I hope that through my 34+ years (so far) doing this job I have learned to get the best out of all skin colours. My hope is that all young photographers coming into the industry do the same and that everyone’s personal styles of shooting, lighting and post-production are one-hundred-percent adaptable. So the question is whether favouring BAME photographers when the subject is also BAME is necessary for creative or cultural reasons or merely a great way to get a stronger foothold in the industry for those new photographers? Like everything in photography (and life) there isn’t a single right answer. That’s why we need picture editors and others who are commissioning photography to be aware of any and all potential issues, to have a contact book with a wide variety of photographers in it allowing them to make a judgement call every time they assign a job.

Towards the end of the phone conversation we talked about comfort zones and whether being the best you can possibly be at your job involves staying within them or busting out of them. Truthfully, my career has involved ‘quite a bit of comfort’ but the jobs I remember most fondly and the pictures I regard as my own favourites are rarely those shot within a bubble of ‘people like me’. We left it that we would talk again and maybe even meet up when that becomes possible.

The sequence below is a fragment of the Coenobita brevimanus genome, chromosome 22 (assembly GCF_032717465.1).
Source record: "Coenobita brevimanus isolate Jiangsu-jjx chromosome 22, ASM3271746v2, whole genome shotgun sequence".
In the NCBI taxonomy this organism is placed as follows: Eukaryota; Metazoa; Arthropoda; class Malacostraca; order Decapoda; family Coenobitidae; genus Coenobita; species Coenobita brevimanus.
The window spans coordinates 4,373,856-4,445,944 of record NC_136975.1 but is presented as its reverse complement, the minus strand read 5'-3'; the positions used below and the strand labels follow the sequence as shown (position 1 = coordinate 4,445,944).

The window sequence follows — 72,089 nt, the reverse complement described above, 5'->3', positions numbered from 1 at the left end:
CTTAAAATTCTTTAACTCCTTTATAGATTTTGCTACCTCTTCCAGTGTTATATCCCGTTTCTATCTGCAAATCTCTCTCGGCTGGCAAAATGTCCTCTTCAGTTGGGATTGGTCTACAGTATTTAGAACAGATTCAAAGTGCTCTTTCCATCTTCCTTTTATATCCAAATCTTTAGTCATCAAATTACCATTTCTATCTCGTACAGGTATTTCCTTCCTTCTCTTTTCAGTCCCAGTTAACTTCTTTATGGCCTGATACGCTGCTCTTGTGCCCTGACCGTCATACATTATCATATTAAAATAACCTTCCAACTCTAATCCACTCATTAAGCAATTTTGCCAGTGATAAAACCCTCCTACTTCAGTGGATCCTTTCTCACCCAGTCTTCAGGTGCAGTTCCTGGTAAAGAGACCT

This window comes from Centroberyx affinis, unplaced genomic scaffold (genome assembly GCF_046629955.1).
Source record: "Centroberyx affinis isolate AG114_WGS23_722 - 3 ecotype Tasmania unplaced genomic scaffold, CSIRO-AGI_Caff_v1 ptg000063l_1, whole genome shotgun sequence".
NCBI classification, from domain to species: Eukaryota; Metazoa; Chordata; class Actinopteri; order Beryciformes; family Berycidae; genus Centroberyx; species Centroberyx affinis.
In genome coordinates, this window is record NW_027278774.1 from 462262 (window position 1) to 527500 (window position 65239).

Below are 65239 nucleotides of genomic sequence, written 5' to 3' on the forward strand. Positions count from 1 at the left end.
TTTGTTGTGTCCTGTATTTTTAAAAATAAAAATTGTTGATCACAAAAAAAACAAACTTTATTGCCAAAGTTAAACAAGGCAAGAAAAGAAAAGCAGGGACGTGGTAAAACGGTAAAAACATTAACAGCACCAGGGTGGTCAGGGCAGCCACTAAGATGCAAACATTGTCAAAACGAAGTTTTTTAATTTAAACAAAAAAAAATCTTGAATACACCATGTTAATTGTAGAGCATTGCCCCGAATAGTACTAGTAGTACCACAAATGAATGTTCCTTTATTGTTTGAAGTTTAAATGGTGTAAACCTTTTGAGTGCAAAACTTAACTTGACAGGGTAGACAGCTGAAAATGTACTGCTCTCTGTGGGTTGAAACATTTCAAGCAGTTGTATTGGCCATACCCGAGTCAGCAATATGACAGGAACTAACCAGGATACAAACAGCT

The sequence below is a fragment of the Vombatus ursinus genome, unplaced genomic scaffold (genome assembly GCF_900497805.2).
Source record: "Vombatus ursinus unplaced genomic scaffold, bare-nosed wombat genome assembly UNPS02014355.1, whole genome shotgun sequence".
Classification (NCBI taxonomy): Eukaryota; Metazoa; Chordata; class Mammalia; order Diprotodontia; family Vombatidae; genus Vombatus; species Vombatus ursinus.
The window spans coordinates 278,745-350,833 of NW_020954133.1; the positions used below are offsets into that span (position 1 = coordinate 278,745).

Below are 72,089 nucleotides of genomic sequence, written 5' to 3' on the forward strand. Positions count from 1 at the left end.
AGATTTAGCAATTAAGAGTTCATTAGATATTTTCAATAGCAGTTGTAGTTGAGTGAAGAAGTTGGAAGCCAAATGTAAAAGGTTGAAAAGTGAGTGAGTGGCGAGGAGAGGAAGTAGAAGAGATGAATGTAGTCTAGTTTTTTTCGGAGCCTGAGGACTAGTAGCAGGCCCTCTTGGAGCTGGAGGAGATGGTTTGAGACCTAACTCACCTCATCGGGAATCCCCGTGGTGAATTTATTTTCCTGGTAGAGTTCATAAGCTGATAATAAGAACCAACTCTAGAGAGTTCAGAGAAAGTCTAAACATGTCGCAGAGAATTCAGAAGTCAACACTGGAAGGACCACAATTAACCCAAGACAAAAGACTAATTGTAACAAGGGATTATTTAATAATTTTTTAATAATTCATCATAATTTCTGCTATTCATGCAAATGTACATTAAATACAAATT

Encouraging young photographers who possess a vision is one of the joys of my job and, whilst that’s normally about style, talking to someone who is identifying what could be a growing market sector and aiming to be the leading creative working there is about as visionary as it gets.

Having whetted appetites for a story about the background to a set of pictures I had better complete that part of the story. My brief was to provide a set of images to be used on the cover and across a double-page-spread (double truck for my American readers) of this gentleman who had recently become the HR Director for Cambridge University and to get a strong feel for the university as a backdrop.

When you get a sunny day with a deep blue sky in December that sky tends to be almost unnaturally blue. Add to that the fact that the subject was completely ‘up for it’ and this was a gift of a job. We met at his office near the Senate Building (the backdrop for the first nine frames on the contact sheet) before moving to King’s College and then out onto one of the bridges over the River Cam. We had to move reasonably quickly because he had meetings to go to and it, despite the sunshine, it was pretty cold out there in East Anglia. In fact, it was so cold that the batteries on my venerable Lumedyne pack struggled to last and the pictures shot on the bridge were actually lit with an old back up Vivitar 285HV flash. I had another student photographer with me for this job and I was using a trolly for the gear for only the second time ever. 

It’s amazing how many other memories talking about a set of pictures brings back. After about ten minutes my work-experience assistant decided to carry the bag because the plastic wheels and the cobbled streets of Cambridge made for an awful noise and a very bumpy ride. That weekend I swapped the plastic wheels for some larger diameter rubber ones and worked like that for quite a while afterwards. This was also only a few days after I took delivery of my first Canon EOS 5D MkII – a camera that I will always have incredibly fond memories of as well as being one of the last jobs where I used a Canon EOS 50D as my second body because my second 5D MkII arrived a few days later.

© Neil Turner, December 2008